So I heard yesterday that Facebook bought out my favorite mobile app Instagram for a billion dollars. While I’m not surprised that Instagram was bought out (it was just a matter of time before someone did in my opinion), I was a bit surprised and disappointed that Facebook is now the lucky parent company.
Yesterday was also a good day to try out the Punch Upper Cut Robusto Sumatra that I’ve been keeping for quite a while now. I have to admit, I don’t know much about Punch other than their Rare Corojo line, which I think is a great cigar. Let’s see how this particular cigar fares.
- Cigar Size: 5 1/4 x 50
- Origin: Honduras
- Wrapper: Ecuadorian Sumatra
- Binder: Nicaraguan
- Filler: Nicaraguan
- Price: $5.35 through Thompson Cigars
Once you get past admiring the nice double band that adorns the cigar near the cap and on its foot, it’s easy to see that this cigar is also made with quality in mind. Its wrapper is toothy and oily, and its seams seem to disappear amidst the body’s rather rustic appearance. A few veins also add to this look. Overall, I’d say it’s a good looking stick with a good weight and firm body to go along with it.
Its foot carries sweet elements of caramel and nuts combined with a faint hint of spice, while its body and perfect cold draw suggests raisin-like fruity sweetness.
A full blast of wood, black coffee and earthy flavors with an added combination of spice and citrus in the long finish begins my journey through the first third of the Upper Cut. The flavors then settled to reveal a smooth mixture of caramel and wood, and this major shift to smoother flavors adds an element of sophistication to the entire experience.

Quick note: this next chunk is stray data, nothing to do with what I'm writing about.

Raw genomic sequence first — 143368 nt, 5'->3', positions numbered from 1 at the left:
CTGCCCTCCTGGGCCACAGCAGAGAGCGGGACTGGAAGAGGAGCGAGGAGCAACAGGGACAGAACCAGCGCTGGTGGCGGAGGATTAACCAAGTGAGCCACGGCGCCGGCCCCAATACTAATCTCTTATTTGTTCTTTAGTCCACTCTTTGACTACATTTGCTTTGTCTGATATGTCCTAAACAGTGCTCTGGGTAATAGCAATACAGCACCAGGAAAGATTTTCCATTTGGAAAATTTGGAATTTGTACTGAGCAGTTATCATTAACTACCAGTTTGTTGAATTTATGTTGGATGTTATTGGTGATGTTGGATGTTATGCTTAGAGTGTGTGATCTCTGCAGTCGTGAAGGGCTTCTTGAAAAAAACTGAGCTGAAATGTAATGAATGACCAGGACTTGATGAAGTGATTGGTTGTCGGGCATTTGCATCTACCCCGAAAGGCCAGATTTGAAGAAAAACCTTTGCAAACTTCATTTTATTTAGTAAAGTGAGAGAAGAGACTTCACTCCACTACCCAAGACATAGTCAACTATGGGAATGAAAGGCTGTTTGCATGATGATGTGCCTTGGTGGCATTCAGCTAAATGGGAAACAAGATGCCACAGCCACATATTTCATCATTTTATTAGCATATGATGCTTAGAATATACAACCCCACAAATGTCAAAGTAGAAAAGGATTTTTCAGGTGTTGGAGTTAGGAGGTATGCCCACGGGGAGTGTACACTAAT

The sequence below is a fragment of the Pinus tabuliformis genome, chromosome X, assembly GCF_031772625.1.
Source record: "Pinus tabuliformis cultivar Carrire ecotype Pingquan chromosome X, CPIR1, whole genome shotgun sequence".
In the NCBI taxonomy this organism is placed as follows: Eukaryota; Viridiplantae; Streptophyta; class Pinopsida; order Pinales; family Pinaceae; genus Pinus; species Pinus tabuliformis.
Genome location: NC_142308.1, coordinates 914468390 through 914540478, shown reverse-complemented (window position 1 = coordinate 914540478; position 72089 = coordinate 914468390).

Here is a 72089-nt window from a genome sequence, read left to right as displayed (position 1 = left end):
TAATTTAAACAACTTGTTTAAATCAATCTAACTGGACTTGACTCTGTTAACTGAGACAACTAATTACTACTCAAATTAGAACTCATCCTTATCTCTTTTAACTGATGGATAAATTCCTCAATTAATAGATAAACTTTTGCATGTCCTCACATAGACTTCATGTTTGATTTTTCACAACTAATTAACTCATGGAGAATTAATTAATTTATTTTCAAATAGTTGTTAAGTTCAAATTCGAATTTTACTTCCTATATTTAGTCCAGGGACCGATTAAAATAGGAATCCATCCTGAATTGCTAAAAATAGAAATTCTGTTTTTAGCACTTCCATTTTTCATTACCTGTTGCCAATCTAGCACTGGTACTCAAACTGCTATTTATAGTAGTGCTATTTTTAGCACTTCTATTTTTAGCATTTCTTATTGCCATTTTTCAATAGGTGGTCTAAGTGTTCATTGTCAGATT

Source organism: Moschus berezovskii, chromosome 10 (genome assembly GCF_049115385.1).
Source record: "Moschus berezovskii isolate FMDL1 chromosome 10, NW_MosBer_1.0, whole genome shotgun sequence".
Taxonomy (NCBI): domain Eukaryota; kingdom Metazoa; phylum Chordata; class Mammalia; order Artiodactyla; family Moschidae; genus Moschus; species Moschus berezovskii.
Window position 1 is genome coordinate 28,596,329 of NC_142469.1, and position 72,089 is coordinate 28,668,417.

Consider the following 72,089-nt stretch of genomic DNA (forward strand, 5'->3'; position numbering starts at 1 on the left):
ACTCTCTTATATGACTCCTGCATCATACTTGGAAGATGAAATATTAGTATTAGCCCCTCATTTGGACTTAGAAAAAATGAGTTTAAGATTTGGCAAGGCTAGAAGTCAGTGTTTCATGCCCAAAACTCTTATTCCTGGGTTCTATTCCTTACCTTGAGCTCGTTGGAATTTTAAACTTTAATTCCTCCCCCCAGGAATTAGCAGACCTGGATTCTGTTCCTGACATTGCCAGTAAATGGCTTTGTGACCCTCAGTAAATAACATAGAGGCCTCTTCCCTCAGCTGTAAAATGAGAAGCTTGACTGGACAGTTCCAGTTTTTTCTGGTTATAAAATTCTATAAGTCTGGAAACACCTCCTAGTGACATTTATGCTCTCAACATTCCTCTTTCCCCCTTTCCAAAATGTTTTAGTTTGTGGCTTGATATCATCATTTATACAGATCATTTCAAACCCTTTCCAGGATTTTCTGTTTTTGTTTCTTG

Wood, a vegetable-like not and cherry flavors seem to be the standing theme by the time the burn roughly reaches the second third of the stick. At this point, it’s very obvious that this particular’s flavor is quite complex, delivering different flavors that seem to “touch and go” at any given time.
A richer version of the vegetable and cherry flavors begin to dominate the last third of the cigar. There’s a slight dose of cinnamon in the finish as well, and the entire flavor of this third part of the stick seems to be more focused on dense sweetness that is quite delicious. The entire cigar basically gives a delightful upper medium body combined with an medium strength kick.
Unfortunately, the burn line on this cigar was just horrible from the start. Numerous attempts at correcting the line was only met by more canoeing problems. Tunneling burn issues also plagued the last third of the stick, and a re-light was eventually needed. I suspected that the cigar was a bit on the wet side, but the burn area’s temperature was cool and didn’t expand the way a typical wet cigar would.
Thankfully, the smoke profile of this cigar was its saving grace, with voluminous plumes of smoke coming from each puff.
I’m really torn between the Upper Cut’s excellent flavors and its lackluster burn mechanics. When a cigar’s flavor is just right on the dot and makes you want to smoke it all the way to the nub, it’s disheartening to see its burn require constant care and attention. Perhaps the cigar is just indeed on the wet site and I should have dry-boxed it the night before. I’ll smoke a few more to see if that’s the case, but for now, this cigar earns our third-drawer rating.